• executing a process
  • controlling information for retrieval
  • gaining knowledge
  • extending knowledge
  • gaining wisdom.

Bruce, C. S. (1997). The seven faces of
information literacy. Adelaide Auslib Press.
22
Definitions
  • Information literacy is the adoption of
    appropriate information behaviour to identify,
    through whatever channel or medium, information
    well fitted to information needs, leading to wise
    and ethical use of information in society

Webber S. Johnston, B. (2002). Assessment for
information literacy. Paper presented at the
International conference on IT and information
literacy, 20th-22nd March 2002, Glasgow,
Scotland.
23
Information literate person
Recognizes the need for information
Identifies sources of information
Uses and presents information
Develops successful search strategies
Processes information
Accesses sources of information
Organizes information
IL PERSON
Evaluates information and sources
24
Definitions
  • Information Literacy encompasses knowledge of
    ones information concerns and needs, and the
    ability to identify, locate, evaluate, organize
    and effectively create, use and communicate
    information to address issues or problems at
    hand it is a prerequisite for participating
    effectively in the Information Society, and is
    part of the basic human right of life long
    learning.

The Prague Declaration (2003).
25
Definitions
  • Information literacy - the ability to
    recognise when information is needed and to
    locate, evaluate, and use effectively the needed
    information

American Library Association. Presidential
Committee on Information Literacy (1989). Final
Report. Chicago American Library Association.
26
Learning
Literacy
Concepts ?
Competence
Information
Competency
Skill
Expertise
27
The Concept of Information
  • Information seems to be everywhere. We talk of
    its being encoded in the genes disseminated by
    media of communication exchanged in
    conversation contained in all sorts of things
    Libraries are overflowing with it, institutions
    are bogged down by it, and people are overloaded
    with it yet no one seems to know exactly what
    information is.
  • Christopher Fox (1983,
    p.3)
  • Donald O Case. Looking for Information, 2002.

Case, D. (2002). Looking for Information A
Survey of Research on Information Seeking,
Needs, and Behaviour. Academic Press
28
The Concept of Information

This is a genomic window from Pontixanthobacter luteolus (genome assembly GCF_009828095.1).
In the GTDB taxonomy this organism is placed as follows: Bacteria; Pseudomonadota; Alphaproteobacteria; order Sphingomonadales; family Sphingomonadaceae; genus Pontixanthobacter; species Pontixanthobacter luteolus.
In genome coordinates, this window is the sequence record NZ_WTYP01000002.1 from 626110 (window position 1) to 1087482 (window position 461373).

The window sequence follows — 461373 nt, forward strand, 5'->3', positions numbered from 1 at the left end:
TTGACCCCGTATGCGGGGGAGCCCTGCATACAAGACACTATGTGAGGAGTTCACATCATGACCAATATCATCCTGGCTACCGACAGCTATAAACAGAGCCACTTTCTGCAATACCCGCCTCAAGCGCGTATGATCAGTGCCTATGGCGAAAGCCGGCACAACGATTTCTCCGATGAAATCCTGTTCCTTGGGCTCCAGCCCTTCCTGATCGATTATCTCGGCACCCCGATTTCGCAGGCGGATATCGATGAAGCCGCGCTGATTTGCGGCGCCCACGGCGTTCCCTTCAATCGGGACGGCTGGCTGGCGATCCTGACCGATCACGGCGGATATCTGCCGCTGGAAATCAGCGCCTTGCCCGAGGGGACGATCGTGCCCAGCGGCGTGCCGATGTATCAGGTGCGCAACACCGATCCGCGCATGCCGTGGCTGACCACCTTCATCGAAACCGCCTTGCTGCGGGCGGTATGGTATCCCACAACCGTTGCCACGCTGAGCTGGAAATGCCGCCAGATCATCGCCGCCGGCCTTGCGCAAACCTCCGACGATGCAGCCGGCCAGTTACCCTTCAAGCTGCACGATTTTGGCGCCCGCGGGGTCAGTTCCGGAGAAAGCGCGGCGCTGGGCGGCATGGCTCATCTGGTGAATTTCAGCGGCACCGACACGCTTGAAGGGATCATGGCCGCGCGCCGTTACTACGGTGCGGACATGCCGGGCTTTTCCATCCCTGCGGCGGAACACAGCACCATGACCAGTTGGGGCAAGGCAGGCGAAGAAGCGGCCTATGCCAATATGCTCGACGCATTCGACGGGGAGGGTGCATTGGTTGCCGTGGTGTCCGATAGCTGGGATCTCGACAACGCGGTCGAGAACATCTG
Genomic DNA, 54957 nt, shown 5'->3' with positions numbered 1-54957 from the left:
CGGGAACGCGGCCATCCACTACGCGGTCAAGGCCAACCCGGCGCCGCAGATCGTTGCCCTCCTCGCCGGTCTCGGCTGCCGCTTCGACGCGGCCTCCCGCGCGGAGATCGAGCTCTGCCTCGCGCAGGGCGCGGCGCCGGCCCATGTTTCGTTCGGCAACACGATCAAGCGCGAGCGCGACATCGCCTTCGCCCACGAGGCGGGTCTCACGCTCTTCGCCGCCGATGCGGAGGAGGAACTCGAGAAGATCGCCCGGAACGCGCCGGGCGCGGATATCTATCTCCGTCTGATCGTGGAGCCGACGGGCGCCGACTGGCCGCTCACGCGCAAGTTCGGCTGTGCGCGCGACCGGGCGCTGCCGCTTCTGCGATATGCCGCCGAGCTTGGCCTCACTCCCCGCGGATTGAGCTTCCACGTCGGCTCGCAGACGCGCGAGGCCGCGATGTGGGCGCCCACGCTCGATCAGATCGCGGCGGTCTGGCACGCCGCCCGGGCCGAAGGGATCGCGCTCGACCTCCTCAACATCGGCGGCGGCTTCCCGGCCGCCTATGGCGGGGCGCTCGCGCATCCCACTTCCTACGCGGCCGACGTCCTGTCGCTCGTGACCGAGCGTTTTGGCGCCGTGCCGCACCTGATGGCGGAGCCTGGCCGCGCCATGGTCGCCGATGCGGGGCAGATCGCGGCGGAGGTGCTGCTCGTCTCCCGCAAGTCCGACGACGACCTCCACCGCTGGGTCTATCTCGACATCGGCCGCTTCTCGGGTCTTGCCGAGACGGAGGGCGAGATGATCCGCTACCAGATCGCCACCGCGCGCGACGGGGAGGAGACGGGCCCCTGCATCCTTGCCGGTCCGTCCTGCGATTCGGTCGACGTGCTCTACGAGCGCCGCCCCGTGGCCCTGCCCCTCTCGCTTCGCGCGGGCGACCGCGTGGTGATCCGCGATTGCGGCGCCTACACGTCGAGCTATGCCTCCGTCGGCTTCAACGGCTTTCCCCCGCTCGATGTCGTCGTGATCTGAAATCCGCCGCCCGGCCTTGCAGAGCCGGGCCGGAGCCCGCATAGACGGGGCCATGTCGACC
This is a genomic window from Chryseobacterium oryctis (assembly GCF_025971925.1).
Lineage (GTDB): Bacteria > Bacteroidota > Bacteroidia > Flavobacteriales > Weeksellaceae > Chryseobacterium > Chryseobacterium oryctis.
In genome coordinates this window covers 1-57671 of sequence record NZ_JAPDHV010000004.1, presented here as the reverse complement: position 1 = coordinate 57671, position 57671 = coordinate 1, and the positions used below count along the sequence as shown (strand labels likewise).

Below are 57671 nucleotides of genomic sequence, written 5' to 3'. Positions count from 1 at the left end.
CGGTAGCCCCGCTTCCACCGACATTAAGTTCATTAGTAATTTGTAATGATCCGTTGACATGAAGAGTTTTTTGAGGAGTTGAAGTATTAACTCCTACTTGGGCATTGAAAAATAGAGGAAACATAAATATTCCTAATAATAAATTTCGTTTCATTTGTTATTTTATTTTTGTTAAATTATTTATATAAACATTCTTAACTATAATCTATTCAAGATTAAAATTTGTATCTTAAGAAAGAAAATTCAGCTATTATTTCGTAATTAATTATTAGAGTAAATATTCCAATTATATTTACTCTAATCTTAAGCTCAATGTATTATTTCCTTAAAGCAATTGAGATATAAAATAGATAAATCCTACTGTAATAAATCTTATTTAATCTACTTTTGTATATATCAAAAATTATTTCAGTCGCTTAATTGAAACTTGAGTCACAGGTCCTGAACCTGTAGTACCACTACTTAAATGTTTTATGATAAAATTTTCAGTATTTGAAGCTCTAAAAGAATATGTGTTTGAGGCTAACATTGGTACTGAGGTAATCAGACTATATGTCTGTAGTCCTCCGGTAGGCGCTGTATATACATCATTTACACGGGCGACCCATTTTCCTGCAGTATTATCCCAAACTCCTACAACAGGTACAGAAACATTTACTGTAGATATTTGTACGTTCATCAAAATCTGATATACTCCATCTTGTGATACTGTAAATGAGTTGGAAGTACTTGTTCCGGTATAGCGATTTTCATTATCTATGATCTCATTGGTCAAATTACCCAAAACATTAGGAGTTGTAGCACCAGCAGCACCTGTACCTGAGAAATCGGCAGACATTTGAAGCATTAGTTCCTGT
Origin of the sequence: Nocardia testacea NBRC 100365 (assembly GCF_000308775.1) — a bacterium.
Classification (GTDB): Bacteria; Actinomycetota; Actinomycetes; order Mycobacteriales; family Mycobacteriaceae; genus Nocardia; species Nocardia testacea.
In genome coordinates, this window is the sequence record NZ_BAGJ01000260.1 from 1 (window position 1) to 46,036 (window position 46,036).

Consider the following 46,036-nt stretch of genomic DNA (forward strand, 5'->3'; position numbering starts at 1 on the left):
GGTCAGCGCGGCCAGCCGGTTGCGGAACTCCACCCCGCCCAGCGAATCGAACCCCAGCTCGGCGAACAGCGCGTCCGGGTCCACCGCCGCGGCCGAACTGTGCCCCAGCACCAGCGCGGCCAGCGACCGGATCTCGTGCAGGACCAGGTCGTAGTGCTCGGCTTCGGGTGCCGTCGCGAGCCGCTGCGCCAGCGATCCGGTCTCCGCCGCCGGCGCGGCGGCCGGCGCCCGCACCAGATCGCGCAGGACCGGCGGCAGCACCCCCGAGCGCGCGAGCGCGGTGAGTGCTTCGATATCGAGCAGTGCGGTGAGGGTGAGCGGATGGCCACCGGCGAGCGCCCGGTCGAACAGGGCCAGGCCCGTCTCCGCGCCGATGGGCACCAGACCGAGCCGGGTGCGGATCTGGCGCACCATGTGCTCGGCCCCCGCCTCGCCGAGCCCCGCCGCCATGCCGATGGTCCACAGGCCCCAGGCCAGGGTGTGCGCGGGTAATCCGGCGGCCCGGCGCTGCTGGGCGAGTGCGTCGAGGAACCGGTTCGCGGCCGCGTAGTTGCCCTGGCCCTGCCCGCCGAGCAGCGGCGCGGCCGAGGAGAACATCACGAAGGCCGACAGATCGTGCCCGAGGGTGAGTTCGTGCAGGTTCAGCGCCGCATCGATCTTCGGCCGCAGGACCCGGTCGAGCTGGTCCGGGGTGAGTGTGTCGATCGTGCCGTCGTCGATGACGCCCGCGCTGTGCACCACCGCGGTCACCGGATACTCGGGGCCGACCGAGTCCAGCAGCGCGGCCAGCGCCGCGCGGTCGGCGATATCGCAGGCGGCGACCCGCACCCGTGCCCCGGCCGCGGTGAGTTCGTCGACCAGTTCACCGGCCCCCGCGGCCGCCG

• Anthropologist Gregory Bateson (1972) defines
    information as any difference that makes a
    difference to a conscious, human mind
  • Summarizing 30 years of commentary, Levitan
    (1980) declared that 29 different concepts had
    been associated with the term of information

29
Literacy
30
Literacy
  • The ability to read and write (Concise Oxford)
  • Literacy has been seen as a concept, a process, a
    competency, a skill and a tool that has meaning
    in relation to the demand of the economy and
    society or individuals and communities
  • also a mode of behaviour, which enables
    individuals and groups to gather, analyse and
    apply written information to function in society
  • Gilster sees it as a fundamental act of cognition
    (Gilster, 1997).

31
Literacy
  • The International Adult Literacy Survey (IALS)
    defines literacy in terms of proficiency levels
    of usage information to function in society and
    economy.
  • Literacy is defined as a particular capacity and
    mode of behaviour, the ability to understand and
    employ printed information in daily activities,
    at home, at work and in the community - to
    achieve ones goals, and to develop ones
    knowledge and potential (OECD/Statistics Canada,
    2000a, p. 12).

32
Literacy
  • In IALS literacy is measured operationally in
    terms of the three domains
  • Prose literacy
  • Document literacy
  • Quantitative literacy

33
Levels of literacy
  • Level 1
  • Level 2
  • Level 3 is considered a suitable minimum for
    coping with the demands of everyday life and work
    in a complex, advanced society. It denotes
    roughly the skill level required for successful
    secondary school completion and college entry.
    Like higher levels, it requires the ability to
    integrate several sources of information and
    solve more complex problems.
  • Level 4 and 5 describe respondents who
    demonstrate command of higher-order information
    processing skills (OECD/Statistics Canada,
    2000a).

34
Concern
  • Several observers have expressed concern that
    putting two fuzzy terms together doesnt make the
    overall concept clearer.
  • Others assert that it doesnt matter what you
    call or define it, as long as it gets done.

35
Competencies and skills
  • Competence has two dimensions knowledge and
    skills.
  • Knowledge may be seen as our understanding how
    our everyday world in constituted and how it
    works.
  • Skills involve the ability to pragmatically
    apply, consciously or even unconsciously, our
    knowledge in practical settings.
  • In this setting, skills can be conceived as the
    technical aspects of competence, emphasizing the
    aspect of how to do

Anttiroiko, A.-V., Lintilä, L. Savolainen, R.
(2001). Information society competencies of